This is one reason for the search for some utility of consciousness, since many still see consciousness as poorly understood. But there is in addition another reason, special to consciousness, which stems from a tendency to rely exclusively or primarily on first-person access to learn about our mental functioning.

    Being in mental states of various sorts plainly has enormous utility. Human life would be impossible without our elaborate mental functioning, and the same goes in varying degrees for other animals. And relying solely on first-person access encourages assimilating mental states to conscious mental states, tthereby leading to assimilating the utility of mental states to the utility of mental states’ being conscious.

    First-person access is of course crucial to understanding human mental functioning. But mental states are accessible in both first- and third-person ways. The pain I consciously feel is a state you may well know I’m in, and the thoughts and desires I introspect are states you can often independently tell are operative within me. And mental states that occur without being conscious are accessible only in the third-person way.

    So we can’t infer from the utility of being in mental states to the utility of those states’ being conscious. Indeed, even if all mental states were conscious, that would hold, given the earlier argument against relying on coextensiveness.

    We must instead ask what utility attaches to the property of a state’s being conscious independently of any utility that attaches to the state’s other mental properties, in particular, its representational character. I argued in my talk that whatever utility conscious thoughts and volitions do have attaches not to their being conscious, but rather to their representational properties. I’ve argued elsewhere that the same holds for conscious qualitative states–that whatever utility they have attaches to them independently of their being conscious.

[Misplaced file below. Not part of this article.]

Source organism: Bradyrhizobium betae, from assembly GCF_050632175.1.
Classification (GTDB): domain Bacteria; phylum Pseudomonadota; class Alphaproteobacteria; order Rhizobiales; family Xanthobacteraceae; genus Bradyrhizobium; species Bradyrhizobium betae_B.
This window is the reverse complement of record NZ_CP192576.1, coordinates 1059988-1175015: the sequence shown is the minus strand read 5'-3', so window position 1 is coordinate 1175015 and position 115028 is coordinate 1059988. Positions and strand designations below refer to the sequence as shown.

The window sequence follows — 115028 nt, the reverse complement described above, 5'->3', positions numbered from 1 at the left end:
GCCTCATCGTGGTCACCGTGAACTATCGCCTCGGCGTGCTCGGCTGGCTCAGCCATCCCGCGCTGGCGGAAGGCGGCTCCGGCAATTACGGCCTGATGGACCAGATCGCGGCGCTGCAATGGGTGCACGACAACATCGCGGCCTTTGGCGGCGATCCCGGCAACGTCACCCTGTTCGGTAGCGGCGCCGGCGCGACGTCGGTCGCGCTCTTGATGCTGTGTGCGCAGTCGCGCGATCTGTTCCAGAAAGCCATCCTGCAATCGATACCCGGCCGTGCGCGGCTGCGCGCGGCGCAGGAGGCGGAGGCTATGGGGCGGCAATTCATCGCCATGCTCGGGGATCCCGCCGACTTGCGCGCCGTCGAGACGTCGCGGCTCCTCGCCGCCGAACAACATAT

In my last two posts, I spoke of images of animals attracting attention independently of issues of change detection. I now have the reference to the study I was thinking of: Fei Fei Li, et al, “Rapid natural scene categorization in the near absence of attention,” PNAS 7/9/02; thanks to Hakwan Lau. Their finding isn’t, as I’d wrongly remembered, that animals attract attention, but “that subjects can rapidly detect animals or vehicles in briefly presented novel natural scenes while simultaneously performing another attentionally demanding task.” In any case, this finding is independent of change detection, and it shows that images of animals play an enhanced role in processing.